Poverty, unemployment, substance misuse, family violence and racial prejudice are some of the risk factors that influence a child’s access to education and affect school performance. In Australia, indigenous children are at greater risk of growing up in families that are disadvantaged in terms of the family educational environment.
Before considering the opportunities available for education, the playing field isn’t even level. Aboriginal and Torres Strait Islander children are two times more likely to die before the age of four than other Australian children of that age group and they suffer from nutritional anaemia at 30 times the rate of other children. Aboriginal and Torres Strait Islander children are almost eight times as likely to be the subject of substantiated child abuse and neglect compared with other Australian children.
The Australian Early Development Census (AEDC) data highlights the poor developmental health of Indigenous children in their first year of full-time school. Specifically, a higher proportion of Indigenous children than non-Indigenous children were developmentally vulnerable on each of the five domains of physical health and wellbeing, social competence, emotional maturity, language cognitive and communication skills and general knowledge, says Kate Clark, a field insight analyst for World Vision, citing the data.
Rich countries’ education systems are failing minorities, says UNESCO’s “Education For All” global monitoring report released earlier this year. While basic education and higher education have been improved and expanded in the past 50 years, this has not translated to a more equal society. Generally, social mobility has not increased, while economic inequality has.
World Vision Australia has identified 52 projects that require $32 million per annum of funding. Of the $32 million, about $10 million is needed initially for education programs in Australia and Pacific Island nations. The charity is inviting philanthropic individuals and groups to utilise their own professional networks and skills as well as offer financial support.
Education is critical to relieving poverty, boosting job opportunities and improving wellbeing outcomes. Investing the equivalent of 1.8% of GDP in improving learning would raise the per capita income growth rate by 1 percentage point per year, says UNESCO. Education’s potential to boost wider development goals can only be fully realised if access to education is equitable, which means making special effort to ensure that the marginalised can benefit equally from its transformative power.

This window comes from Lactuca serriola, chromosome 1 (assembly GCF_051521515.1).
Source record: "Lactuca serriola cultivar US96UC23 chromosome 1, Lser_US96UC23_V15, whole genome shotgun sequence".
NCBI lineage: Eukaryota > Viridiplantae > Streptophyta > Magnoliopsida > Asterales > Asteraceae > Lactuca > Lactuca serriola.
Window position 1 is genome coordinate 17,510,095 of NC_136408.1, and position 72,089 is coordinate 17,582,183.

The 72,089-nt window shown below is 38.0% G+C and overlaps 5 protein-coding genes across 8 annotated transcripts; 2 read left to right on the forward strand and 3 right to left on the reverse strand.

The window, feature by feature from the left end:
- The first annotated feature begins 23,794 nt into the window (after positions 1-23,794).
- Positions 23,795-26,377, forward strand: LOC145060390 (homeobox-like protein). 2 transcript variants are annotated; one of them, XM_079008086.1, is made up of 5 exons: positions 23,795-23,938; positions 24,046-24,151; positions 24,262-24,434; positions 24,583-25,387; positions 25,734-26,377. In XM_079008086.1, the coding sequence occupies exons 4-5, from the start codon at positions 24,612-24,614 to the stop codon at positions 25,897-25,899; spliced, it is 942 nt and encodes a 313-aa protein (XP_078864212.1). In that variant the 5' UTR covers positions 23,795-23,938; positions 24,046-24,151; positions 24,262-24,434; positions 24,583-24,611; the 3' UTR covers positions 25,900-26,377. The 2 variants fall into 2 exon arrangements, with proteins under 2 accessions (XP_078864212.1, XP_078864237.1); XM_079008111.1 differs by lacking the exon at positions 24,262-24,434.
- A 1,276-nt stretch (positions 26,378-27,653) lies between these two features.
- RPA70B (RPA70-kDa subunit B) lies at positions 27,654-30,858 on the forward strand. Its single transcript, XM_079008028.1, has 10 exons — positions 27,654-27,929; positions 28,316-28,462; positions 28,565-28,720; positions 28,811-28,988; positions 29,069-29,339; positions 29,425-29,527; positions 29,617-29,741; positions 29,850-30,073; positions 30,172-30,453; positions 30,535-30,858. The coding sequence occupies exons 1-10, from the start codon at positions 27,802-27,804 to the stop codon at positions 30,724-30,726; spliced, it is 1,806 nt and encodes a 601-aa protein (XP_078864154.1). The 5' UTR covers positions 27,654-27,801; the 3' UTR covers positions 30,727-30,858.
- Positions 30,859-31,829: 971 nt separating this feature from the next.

World Vision has eight educational projects within Australia and Pacific Island nations that will benefit at least 27,000 children and youth. These include early childhood care and development projects with Warlpiri communities (Central Australia), Martu communities (Western Desert), and communities along the Gibb River Road (the Kimberley) and the Young Mob Leaders Program (Sydney), and education projects in Papua New Guinea, Vanuatu and the Solomon Islands.
The Young Mob Leaders Program requires $1.2 million next year. The program helps young Aboriginal people connect with culture, build self-esteem, learn leadership and life skills and stay in school, increasing employment opportunities and empowering them to be strong youth and community leaders. The project has grown from a public speaking activity into a comprehensive leadership program including a revamped school curriculum. World Vision Australia is looking for new partners to broaden the reach of the program.
The early childhood care and development projects need $5 million in funding to support Indigenous children and their families to access quality early childhood education, information and opportunities. Research has shown that the period from conception to the age of five is a time of both risk and opportunity, when a child’s physical, social and child-rearing environments have a disproportionately greater influence on the child’s developing biology and human capability than at any other time in life. Good nutrition, responsive care and psychosocial stimulation can have powerful protective benefits that optimise longer-term health and wellbeing.
Outside Australia, the education projects in Papua New Guinea, Vanuatu and the Solomon Islands are hoping to raise $2 million. The programs will benefit more than 25,000 children. These projects work with men and women to improve their literacy skills and provide opportunities for vulnerable girls and boys to develop basic literacy, numeracy and life skills to set them up for primary school.
World Vision’s education mission in the Pacific Islands is to increase children’s access to quality early-childhood education and primary education, with special attention to girls. A higher level of education for mothers will lead to improved child survival rates. “If all women completed secondary education the under-5 mortality rate would fall by 49% in low and lower middle income countries,” says UNESCO.
“What we find in a lot of communities is education may be free and it may be mandatory and a lot of children may go but in many cases they learn very little,” says Ms Clark. “These countries are so close to Australia and we have got so much in common with them but they are really years behind in terms of educational opportunities.”
If you would like to join World Vision as a philanthropic partner on these significant projects please call 1300 303 401 or email [email protected]